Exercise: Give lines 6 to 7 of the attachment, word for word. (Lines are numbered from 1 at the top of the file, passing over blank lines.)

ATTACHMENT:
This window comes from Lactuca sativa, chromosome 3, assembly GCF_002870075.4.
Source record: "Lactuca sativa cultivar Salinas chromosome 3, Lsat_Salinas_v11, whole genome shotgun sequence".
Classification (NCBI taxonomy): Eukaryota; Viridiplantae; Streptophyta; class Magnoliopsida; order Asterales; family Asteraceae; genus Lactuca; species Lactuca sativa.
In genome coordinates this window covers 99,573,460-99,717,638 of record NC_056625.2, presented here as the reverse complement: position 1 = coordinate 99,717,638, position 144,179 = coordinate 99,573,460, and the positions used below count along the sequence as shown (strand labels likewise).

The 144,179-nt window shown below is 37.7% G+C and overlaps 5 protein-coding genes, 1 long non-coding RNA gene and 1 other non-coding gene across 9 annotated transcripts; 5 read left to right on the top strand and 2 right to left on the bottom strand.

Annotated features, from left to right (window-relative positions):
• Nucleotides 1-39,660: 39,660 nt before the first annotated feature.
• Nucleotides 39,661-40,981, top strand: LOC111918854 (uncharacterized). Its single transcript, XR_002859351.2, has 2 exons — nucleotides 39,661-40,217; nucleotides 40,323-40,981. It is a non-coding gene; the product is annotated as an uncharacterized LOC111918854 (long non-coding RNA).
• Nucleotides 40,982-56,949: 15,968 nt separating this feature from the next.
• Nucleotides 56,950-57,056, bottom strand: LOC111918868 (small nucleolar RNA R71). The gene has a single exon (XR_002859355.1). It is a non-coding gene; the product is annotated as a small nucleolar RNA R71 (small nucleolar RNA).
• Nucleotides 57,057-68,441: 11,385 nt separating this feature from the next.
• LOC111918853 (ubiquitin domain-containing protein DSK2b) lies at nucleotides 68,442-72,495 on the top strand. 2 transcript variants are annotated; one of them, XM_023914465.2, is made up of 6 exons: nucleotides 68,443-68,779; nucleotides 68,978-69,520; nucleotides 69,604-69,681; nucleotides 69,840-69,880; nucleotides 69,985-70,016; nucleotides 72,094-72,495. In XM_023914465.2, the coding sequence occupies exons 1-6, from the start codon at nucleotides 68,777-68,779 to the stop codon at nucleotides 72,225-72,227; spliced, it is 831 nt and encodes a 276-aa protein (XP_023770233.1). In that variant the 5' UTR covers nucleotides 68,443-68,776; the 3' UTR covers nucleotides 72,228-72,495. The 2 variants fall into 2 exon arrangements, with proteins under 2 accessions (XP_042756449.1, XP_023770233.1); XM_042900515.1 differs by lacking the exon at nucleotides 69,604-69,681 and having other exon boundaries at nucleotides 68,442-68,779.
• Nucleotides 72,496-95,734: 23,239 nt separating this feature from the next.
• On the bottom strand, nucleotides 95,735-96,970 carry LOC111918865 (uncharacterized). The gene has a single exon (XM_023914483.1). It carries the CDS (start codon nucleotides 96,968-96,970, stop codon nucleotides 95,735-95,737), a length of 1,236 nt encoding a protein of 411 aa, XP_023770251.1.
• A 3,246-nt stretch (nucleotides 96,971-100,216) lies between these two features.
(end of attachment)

Annotated features, from left to right (window-relative positions):
• Nucleotides 1-39,660: 39,660 nt before the first annotated feature.